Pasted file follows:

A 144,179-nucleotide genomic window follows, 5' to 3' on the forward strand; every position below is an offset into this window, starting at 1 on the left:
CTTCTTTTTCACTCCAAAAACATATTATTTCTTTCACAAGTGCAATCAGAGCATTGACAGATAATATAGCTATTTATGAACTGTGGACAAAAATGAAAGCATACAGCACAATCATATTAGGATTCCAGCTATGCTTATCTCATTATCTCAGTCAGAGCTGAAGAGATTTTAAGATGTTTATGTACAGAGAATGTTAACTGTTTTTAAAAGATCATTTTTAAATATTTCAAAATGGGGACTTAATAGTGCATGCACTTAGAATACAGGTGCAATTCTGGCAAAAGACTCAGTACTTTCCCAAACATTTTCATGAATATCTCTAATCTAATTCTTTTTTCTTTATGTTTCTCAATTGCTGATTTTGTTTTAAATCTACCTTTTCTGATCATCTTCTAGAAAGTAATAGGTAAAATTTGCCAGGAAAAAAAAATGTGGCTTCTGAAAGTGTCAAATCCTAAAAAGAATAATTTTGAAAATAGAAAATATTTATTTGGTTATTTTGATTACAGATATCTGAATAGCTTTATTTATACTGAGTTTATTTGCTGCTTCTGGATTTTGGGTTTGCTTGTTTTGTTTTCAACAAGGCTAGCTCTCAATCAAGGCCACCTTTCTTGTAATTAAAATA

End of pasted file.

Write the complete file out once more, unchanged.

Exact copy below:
A 144,179-nucleotide genomic window follows, 5' to 3' on the forward strand; every position below is an offset into this window, starting at 1 on the left:
CTTCTTTTTCACTCCAAAAACATATTATTTCTTTCACAAGTGCAATCAGAGCATTGACAGATAATATAGCTATTTATGAACTGTGGACAAAAATGAAAGCATACAGCACAATCATATTAGGATTCCAGCTATGCTTATCTCATTATCTCAGTCAGAGCTGAAGAGATTTTAAGATGTTTATGTACAGAGAATGTTAACTGTTTTTAAAAGATCATTTTTAAATATTTCAAAATGGGGACTTAATAGTGCATGCACTTAGAATACAGGTGCAATTCTGGCAAAAGACTCAGTACTTTCCCAAACATTTTCATGAATATCTCTAATCTAATTCTTTTTTCTTTATGTTTCTCAATTGCTGATTTTGTTTTAAATCTACCTTTTCTGATCATCTTCTAGAAAGTAATAGGTAAAATTTGCCAGGAAAAAAAAATGTGGCTTCTGAAAGTGTCAAATCCTAAAAAGAATAATTTTGAAAATAGAAAATATTTATTTGGTTATTTTGATTACAGATATCTGAATAGCTTTATTTATACTGAGTTTATTTGCTGCTTCTGGATTTTGGGTTTGCTTGTTTTGTTTTCAACAAGGCTAGCTCTCAATCAAGGCCACCTTTCTTGTAATTAAAATA